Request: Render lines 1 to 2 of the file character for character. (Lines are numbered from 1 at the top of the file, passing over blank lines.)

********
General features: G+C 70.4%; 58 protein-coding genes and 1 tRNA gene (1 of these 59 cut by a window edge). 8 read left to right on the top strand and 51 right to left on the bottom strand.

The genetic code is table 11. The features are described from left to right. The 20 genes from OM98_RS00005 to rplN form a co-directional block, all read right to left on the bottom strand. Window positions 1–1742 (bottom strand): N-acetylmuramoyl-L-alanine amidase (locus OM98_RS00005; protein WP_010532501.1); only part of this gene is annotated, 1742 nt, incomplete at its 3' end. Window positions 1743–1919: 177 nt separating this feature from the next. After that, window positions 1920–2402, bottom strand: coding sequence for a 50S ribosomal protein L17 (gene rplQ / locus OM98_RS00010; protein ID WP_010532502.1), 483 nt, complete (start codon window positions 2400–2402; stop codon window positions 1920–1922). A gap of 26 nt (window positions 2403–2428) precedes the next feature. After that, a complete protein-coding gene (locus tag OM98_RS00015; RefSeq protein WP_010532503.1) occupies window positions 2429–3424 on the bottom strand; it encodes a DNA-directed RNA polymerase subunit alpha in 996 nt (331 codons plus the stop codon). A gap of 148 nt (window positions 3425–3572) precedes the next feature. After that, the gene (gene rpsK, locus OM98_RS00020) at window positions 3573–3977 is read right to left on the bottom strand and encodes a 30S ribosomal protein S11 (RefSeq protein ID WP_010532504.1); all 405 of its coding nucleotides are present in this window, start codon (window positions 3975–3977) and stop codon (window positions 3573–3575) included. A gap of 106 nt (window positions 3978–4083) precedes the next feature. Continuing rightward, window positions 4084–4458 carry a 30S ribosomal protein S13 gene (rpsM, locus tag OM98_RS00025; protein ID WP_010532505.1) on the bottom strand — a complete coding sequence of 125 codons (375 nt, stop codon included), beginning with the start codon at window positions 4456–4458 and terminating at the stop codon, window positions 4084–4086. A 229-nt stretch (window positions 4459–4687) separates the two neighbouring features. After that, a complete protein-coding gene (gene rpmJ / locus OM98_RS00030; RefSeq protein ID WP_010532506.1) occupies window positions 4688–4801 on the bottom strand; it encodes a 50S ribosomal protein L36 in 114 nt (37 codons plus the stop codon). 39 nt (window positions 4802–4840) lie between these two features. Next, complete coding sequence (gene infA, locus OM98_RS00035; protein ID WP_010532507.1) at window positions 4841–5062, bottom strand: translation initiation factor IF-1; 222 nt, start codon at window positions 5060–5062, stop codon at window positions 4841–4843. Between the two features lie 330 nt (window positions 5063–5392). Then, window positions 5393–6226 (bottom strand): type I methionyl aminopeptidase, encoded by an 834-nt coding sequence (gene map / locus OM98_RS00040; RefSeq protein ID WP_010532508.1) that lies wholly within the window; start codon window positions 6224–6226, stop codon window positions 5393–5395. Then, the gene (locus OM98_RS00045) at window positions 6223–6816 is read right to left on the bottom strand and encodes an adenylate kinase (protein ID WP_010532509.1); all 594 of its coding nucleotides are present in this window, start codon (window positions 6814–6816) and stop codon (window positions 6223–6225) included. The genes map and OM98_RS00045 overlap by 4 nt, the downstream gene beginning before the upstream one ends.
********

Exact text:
General features: G+C 70.4%; 58 protein-coding genes and 1 tRNA gene (1 of these 59 cut by a window edge). 8 read left to right on the top strand and 51 right to left on the bottom strand.

The genetic code is table 11. The features are described from left to right. The 20 genes from OM98_RS00005 to rplN form a co-directional block, all read right to left on the bottom strand. Window positions 1–1742 (bottom strand): N-acetylmuramoyl-L-alanine amidase (locus OM98_RS00005; protein WP_010532501.1); only part of this gene is annotated, 1742 nt, incomplete at its 3' end. Window positions 1743–1919: 177 nt separating this feature from the next. After that, window positions 1920–2402, bottom strand: coding sequence for a 50S ribosomal protein L17 (gene rplQ / locus OM98_RS00010; protein ID WP_010532502.1), 483 nt, complete (start codon window positions 2400–2402; stop codon window positions 1920–1922). A gap of 26 nt (window positions 2403–2428) precedes the next feature. After that, a complete protein-coding gene (locus tag OM98_RS00015; RefSeq protein WP_010532503.1) occupies window positions 2429–3424 on the bottom strand; it encodes a DNA-directed RNA polymerase subunit alpha in 996 nt (331 codons plus the stop codon). A gap of 148 nt (window positions 3425–3572) precedes the next feature. After that, the gene (gene rpsK, locus OM98_RS00020) at window positions 3573–3977 is read right to left on the bottom strand and encodes a 30S ribosomal protein S11 (RefSeq protein ID WP_010532504.1); all 405 of its coding nucleotides are present in this window, start codon (window positions 3975–3977) and stop codon (window positions 3573–3575) included. A gap of 106 nt (window positions 3978–4083) precedes the next feature. Continuing rightward, window positions 4084–4458 carry a 30S ribosomal protein S13 gene (rpsM, locus tag OM98_RS00025; protein ID WP_010532505.1) on the bottom strand — a complete coding sequence of 125 codons (375 nt, stop codon included), beginning with the start codon at window positions 4456–4458 and terminating at the stop codon, window positions 4084–4086. A 229-nt stretch (window positions 4459–4687) separates the two neighbouring features. After that, a complete protein-coding gene (gene rpmJ / locus OM98_RS00030; RefSeq protein ID WP_010532506.1) occupies window positions 4688–4801 on the bottom strand; it encodes a 50S ribosomal protein L36 in 114 nt (37 codons plus the stop codon). 39 nt (window positions 4802–4840) lie between these two features. Next, complete coding sequence (gene infA, locus OM98_RS00035; protein ID WP_010532507.1) at window positions 4841–5062, bottom strand: translation initiation factor IF-1; 222 nt, start codon at window positions 5060–5062, stop codon at window positions 4841–4843. Between the two features lie 330 nt (window positions 5063–5392). Then, window positions 5393–6226 (bottom strand): type I methionyl aminopeptidase, encoded by an 834-nt coding sequence (gene map / locus OM98_RS00040; RefSeq protein ID WP_010532508.1) that lies wholly within the window; start codon window positions 6224–6226, stop codon window positions 5393–5395. Then, the gene (locus OM98_RS00045) at window positions 6223–6816 is read right to left on the bottom strand and encodes an adenylate kinase (protein ID WP_010532509.1); all 594 of its coding nucleotides are present in this window, start codon (window positions 6814–6816) and stop codon (window positions 6223–6225) included. The genes map and OM98_RS00045 overlap by 4 nt, the downstream gene beginning before the upstream one ends.